Persepolis fortification tablets Persepolis fortification tablets: large collection of ancient Persian cuneiform administrative texts, written between 506 and 497 BCE. They are one of the most important sources for the study of the administration of the Achaemenid empire. Persepolis was one of the capitals of the ancient Persian empire, founded by king Darius I the Great in 518 BCE. It was excavated by the Oriental Institute of Chicago: Ernst Herzfeld and F. Schmidt were working in Persepolis from 1931 to 1939. During the excavations, two archives of cuneiform texts were discovered.

Persian Testimonies About Ancient Macedonian Ethnicity Yauna Takabara. The Persian Story of Zulqarneen. Bahram Yasht.

The Achaemenids Law Dâta By: Rüdiger Sshmitt. Dâta, Old Iranian term for "law" (originally the neuter verbal adjective dâta-m from the root dâ- "to put, place," thus "(the law) set/laid down"; cf. Ger. Gesetz and Eng. law respectively), attested both in Avestan texts (Old and Younger Av. dâta-) and in Achaemenid royal inscriptions (Old Pers. dâta-; Kent, Old Persian, p. 189). The Old Persian term was incorporated into the languages of several neighboring peoples during the Achaemenid and subsequent periods (e.g., El. da-ad-da-um, da-at-tam, da-tam, da-ad-da-(-ma) [cf. Hinz and Koch, pp. 246-47, 256, 298], Late Babylonian da-a-ta/ti/tu, Hebrew dt-, biblical Aram. d´t, dât, inscriptional Aram... [Xanthos] dt-h, Syr. dt-´, Arm. dat (cf. Mid. Pers., NPers. dâd, etc.). In the Achaemenid royal inscriptions Old Persian dâta- is used in a dual sense. In texts of Darius I the Great (q.v. iii; 522-486 B.C.E.) all the references are to the king's law, by which order was established and guaranteed in his empire (DB I.23: "these countries obeyed my law"; DNa 21-22=DSe 20-21=XPh 18-19: "my law"that held them (firm)"; DSe 37-39 "my law"of that they are afraid"). In two instances in Xerxes' so-called "daiva inscription," however, the law of Ahura Mazdâ (q.v.) is mentioned ("obey that law which Auramazdâ has established"; the man who obeys "both becomes happy while living and blessed when dead"; XPh 49-56; Kent, Old Persian, pp. 151-52). Divine law thus apparently applied not only to order on earth but also to welfare in the life to come.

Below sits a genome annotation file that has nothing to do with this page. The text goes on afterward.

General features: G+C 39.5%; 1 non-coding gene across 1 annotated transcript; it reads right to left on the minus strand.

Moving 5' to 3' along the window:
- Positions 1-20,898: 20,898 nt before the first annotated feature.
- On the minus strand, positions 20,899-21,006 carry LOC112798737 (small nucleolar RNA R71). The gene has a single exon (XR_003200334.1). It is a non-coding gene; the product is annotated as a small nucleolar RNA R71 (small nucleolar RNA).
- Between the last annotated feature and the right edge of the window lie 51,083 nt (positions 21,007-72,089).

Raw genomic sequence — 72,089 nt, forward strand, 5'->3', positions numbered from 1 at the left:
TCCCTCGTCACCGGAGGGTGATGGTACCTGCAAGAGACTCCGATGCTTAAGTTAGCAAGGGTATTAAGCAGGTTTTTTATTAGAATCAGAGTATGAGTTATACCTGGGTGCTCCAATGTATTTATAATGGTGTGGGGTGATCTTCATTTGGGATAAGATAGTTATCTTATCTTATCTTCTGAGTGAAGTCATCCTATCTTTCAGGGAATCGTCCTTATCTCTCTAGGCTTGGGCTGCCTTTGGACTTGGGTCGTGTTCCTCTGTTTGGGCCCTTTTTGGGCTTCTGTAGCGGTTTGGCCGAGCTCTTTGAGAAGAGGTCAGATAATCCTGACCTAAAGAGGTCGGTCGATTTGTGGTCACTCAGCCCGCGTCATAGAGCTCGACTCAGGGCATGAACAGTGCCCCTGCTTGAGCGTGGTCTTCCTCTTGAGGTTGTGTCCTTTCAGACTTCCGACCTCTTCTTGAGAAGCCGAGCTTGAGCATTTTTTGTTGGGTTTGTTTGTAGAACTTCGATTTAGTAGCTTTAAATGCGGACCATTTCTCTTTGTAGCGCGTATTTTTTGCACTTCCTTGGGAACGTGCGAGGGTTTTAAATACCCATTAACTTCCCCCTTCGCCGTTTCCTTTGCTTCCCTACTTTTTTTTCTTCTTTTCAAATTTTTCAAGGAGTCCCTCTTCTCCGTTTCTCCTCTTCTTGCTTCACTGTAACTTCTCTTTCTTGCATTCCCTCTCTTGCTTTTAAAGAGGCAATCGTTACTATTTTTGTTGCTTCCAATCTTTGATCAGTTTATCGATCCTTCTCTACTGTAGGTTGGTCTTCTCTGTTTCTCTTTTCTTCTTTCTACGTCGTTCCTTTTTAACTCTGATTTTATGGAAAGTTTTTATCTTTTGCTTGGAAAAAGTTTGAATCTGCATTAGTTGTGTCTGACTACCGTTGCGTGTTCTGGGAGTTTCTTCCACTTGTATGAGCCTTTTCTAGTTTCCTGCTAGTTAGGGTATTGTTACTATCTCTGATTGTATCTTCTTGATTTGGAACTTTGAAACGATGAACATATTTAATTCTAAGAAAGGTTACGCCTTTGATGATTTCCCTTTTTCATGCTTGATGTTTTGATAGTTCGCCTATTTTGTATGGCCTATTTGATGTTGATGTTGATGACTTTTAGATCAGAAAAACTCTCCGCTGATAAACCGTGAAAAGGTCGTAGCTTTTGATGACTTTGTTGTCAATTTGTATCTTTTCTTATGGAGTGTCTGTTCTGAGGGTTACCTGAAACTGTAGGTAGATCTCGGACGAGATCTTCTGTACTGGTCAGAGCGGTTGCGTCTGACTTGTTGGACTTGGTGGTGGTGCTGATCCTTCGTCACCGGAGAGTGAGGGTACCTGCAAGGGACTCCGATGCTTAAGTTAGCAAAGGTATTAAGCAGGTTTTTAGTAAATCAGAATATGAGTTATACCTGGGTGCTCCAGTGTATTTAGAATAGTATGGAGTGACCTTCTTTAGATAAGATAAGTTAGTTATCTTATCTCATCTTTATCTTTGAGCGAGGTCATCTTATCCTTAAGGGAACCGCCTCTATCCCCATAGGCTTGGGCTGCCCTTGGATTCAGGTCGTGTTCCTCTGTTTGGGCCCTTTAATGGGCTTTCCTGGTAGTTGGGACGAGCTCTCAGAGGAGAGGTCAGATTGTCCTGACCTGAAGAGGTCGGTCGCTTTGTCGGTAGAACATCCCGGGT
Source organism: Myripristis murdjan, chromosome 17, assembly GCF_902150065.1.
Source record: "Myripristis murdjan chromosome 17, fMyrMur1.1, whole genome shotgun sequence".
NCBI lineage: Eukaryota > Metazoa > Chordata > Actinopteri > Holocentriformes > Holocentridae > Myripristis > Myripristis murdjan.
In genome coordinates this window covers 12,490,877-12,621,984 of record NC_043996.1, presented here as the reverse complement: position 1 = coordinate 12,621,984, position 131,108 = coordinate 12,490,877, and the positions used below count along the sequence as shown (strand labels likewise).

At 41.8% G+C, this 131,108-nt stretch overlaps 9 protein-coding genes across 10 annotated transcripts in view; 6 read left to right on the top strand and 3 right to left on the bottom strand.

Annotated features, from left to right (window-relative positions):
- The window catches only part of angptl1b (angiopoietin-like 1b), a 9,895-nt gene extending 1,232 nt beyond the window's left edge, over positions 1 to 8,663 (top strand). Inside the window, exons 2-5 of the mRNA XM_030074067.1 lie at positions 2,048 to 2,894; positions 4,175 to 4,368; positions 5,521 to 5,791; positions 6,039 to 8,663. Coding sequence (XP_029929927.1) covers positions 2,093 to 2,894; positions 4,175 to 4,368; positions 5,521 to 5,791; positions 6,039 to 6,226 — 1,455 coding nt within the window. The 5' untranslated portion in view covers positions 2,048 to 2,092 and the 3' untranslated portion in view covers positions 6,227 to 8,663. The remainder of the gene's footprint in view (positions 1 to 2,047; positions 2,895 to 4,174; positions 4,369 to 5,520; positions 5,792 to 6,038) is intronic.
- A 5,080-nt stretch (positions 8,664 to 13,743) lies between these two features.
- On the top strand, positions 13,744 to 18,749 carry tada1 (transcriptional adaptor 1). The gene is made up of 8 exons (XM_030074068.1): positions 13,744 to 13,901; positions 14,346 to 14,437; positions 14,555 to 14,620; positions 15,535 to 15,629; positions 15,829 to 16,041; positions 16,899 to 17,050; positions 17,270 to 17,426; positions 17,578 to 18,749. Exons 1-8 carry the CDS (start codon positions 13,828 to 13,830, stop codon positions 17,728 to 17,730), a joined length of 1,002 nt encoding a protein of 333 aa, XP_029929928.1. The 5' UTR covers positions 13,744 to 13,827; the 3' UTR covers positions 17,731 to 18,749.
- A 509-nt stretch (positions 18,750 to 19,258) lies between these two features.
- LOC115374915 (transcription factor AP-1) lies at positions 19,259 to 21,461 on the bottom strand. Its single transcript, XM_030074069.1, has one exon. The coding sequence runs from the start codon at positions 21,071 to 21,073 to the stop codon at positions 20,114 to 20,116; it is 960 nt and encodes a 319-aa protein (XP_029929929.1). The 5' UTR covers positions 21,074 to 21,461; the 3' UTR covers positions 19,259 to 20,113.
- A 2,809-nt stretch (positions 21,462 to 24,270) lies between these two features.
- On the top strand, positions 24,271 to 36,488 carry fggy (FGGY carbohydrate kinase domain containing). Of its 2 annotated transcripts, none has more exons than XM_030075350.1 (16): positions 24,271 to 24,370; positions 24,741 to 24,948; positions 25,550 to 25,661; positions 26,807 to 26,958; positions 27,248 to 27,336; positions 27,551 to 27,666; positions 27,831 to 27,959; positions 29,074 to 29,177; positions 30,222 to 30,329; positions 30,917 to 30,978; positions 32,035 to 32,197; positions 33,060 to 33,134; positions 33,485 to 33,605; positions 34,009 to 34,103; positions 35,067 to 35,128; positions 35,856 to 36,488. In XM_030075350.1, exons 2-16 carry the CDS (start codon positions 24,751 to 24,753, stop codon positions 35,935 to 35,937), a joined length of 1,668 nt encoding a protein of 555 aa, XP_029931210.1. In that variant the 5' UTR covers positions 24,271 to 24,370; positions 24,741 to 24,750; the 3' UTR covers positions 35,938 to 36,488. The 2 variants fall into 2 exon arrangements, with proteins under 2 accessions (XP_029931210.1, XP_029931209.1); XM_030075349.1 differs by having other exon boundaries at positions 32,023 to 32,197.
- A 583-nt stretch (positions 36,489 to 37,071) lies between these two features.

The Cyrus Cylinder Text. The Cyrus Cylinder, discovered in 1879 and now in the British Museum, is one of the most famous cuneiform texts, because it was once believed that it confirmed what the Bible says (Isaiah 44.23-45.8; Ezra 1.1-6, 6.1-5; 2 Chronicles 36.22-23): that in 539 BCE, the Persian conqueror Cyrus the Great had allowed the Jews to return from their Babylonian Exile.

The Cyrus Cylinder - Translation The Cyrus Cylinder was discovered in 1879 and rapidly became one of the most famous cuneiform texts, as it seemed to confirm that the Persian conqueror Cyrus the Great had allowed the Jews to return from their Babylonian Exile. Although this is a bit exaggerated (more...), it remains an interesting text.